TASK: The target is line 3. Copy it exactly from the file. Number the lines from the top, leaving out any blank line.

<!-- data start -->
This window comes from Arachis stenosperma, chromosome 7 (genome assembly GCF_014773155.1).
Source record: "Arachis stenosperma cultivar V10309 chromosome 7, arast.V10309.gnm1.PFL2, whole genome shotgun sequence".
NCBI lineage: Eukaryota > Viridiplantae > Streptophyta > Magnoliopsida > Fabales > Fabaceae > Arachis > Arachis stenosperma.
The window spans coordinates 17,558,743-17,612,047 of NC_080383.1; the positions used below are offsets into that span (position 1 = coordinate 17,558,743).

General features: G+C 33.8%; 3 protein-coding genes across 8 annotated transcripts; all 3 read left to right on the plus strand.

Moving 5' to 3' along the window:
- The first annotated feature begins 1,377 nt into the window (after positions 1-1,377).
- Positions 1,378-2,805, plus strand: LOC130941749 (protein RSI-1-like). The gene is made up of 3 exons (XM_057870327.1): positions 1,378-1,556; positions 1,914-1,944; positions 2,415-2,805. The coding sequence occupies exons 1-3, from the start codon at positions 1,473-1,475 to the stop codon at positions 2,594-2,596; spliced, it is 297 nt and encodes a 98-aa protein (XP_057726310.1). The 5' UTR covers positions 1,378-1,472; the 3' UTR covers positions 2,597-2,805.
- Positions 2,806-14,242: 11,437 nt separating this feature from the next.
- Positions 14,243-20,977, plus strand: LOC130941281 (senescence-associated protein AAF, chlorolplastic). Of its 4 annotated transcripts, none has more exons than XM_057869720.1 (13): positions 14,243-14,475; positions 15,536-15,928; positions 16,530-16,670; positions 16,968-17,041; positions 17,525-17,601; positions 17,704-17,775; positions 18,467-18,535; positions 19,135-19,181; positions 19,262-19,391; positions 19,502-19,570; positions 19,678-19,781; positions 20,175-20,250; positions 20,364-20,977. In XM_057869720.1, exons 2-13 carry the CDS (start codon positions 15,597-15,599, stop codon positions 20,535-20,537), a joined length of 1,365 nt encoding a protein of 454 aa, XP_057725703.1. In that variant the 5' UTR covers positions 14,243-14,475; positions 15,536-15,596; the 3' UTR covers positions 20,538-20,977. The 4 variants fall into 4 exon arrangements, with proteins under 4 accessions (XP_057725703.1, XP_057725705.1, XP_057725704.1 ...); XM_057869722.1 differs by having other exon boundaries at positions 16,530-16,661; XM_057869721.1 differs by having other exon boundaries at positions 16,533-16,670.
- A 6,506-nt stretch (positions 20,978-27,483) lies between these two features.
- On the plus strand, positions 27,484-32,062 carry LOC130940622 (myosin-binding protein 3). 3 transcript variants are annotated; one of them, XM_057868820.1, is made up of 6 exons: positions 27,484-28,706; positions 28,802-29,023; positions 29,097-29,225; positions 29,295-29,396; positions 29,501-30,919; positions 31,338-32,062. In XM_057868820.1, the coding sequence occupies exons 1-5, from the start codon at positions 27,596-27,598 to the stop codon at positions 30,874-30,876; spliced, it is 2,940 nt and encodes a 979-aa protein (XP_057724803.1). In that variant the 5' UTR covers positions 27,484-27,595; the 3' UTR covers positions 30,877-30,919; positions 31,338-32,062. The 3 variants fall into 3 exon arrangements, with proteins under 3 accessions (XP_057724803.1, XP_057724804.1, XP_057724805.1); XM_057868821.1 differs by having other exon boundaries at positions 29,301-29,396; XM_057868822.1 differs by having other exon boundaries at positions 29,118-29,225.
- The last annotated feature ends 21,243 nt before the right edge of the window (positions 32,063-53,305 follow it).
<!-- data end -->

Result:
NCBI lineage: Eukaryota > Viridiplantae > Streptophyta > Magnoliopsida > Fabales > Fabaceae > Arachis > Arachis stenosperma.